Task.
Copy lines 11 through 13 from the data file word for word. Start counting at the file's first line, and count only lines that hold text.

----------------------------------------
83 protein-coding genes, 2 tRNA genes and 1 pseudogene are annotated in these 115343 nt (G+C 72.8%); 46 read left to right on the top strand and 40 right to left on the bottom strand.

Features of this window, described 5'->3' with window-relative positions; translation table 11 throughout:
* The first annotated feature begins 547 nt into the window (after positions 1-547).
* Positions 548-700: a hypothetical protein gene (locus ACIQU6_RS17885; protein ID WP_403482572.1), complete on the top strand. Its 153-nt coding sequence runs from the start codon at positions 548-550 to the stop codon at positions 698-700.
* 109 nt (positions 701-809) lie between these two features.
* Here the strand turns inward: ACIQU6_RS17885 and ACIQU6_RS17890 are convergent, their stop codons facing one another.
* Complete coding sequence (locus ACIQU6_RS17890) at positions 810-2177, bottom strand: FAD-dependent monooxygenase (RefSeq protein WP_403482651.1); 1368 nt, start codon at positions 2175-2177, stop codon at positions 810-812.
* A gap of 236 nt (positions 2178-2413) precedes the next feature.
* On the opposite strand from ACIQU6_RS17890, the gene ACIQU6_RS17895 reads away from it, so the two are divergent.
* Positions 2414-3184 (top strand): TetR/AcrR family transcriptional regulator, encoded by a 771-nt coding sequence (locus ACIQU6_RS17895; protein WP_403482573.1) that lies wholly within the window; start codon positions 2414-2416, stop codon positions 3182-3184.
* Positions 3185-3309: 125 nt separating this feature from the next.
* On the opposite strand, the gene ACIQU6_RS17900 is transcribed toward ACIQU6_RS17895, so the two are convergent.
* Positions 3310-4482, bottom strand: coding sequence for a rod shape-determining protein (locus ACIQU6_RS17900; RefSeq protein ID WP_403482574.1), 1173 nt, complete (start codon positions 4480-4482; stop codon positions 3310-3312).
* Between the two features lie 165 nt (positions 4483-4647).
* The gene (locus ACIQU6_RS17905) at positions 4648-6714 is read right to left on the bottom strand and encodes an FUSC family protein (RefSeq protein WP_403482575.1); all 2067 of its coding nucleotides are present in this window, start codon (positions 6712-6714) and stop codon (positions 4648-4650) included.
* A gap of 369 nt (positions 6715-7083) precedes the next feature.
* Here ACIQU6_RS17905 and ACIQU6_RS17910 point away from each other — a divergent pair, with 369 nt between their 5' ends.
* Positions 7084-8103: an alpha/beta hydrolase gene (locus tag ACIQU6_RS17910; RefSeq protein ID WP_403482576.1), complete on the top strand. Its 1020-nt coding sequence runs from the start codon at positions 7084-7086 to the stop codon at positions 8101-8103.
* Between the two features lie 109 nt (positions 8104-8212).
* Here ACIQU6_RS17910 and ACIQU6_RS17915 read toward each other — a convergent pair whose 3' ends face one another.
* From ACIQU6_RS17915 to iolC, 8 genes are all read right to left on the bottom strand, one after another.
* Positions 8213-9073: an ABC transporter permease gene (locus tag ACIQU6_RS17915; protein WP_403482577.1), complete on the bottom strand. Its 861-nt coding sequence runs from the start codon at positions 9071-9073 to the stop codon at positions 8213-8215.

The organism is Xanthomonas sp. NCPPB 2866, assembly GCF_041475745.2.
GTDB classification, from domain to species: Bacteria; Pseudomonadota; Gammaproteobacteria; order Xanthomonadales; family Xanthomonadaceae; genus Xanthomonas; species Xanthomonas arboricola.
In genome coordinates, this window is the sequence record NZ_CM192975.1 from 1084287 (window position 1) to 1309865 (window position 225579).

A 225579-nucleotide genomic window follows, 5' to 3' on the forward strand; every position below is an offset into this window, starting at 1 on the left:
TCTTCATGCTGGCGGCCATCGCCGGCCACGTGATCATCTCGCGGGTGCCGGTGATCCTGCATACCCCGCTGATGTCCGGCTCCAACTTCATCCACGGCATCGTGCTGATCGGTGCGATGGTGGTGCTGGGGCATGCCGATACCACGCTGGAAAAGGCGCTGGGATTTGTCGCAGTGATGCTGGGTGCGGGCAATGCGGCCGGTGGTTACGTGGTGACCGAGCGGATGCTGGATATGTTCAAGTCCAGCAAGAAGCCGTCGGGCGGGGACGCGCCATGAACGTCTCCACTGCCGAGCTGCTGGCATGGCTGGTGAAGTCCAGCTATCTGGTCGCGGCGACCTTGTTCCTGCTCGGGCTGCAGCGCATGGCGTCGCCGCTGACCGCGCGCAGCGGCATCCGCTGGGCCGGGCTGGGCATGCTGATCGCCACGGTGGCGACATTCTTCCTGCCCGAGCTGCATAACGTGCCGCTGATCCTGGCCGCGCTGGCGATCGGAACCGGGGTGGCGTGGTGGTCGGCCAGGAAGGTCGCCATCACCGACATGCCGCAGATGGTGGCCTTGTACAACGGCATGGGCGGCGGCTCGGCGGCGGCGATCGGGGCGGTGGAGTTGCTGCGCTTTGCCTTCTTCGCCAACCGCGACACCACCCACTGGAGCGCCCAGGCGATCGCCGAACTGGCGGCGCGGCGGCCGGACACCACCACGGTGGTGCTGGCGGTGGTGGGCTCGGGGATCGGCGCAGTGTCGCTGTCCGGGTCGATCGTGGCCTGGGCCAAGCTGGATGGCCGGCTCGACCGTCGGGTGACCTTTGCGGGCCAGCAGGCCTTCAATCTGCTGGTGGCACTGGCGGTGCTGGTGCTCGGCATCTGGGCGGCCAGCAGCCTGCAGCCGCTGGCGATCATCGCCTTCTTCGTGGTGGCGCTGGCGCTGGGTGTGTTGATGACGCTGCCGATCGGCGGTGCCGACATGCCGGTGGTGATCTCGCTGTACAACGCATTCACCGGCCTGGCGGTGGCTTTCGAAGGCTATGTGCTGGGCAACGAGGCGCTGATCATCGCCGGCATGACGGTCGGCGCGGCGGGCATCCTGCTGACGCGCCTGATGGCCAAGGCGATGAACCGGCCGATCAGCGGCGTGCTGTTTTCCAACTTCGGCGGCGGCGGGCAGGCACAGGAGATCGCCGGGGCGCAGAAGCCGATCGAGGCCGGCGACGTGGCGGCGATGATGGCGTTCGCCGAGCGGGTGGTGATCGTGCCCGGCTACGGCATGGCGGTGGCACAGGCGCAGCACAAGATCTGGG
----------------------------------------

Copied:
* Positions 3185-3309: 125 nt separating this feature from the next.
* On the opposite strand, the gene ACIQU6_RS17900 is transcribed toward ACIQU6_RS17895, so the two are convergent.
* Positions 3310-4482, bottom strand: coding sequence for a rod shape-determining protein (locus ACIQU6_RS17900; RefSeq protein ID WP_403482574.1), 1173 nt, complete (start codon positions 4480-4482; stop codon positions 3310-3312).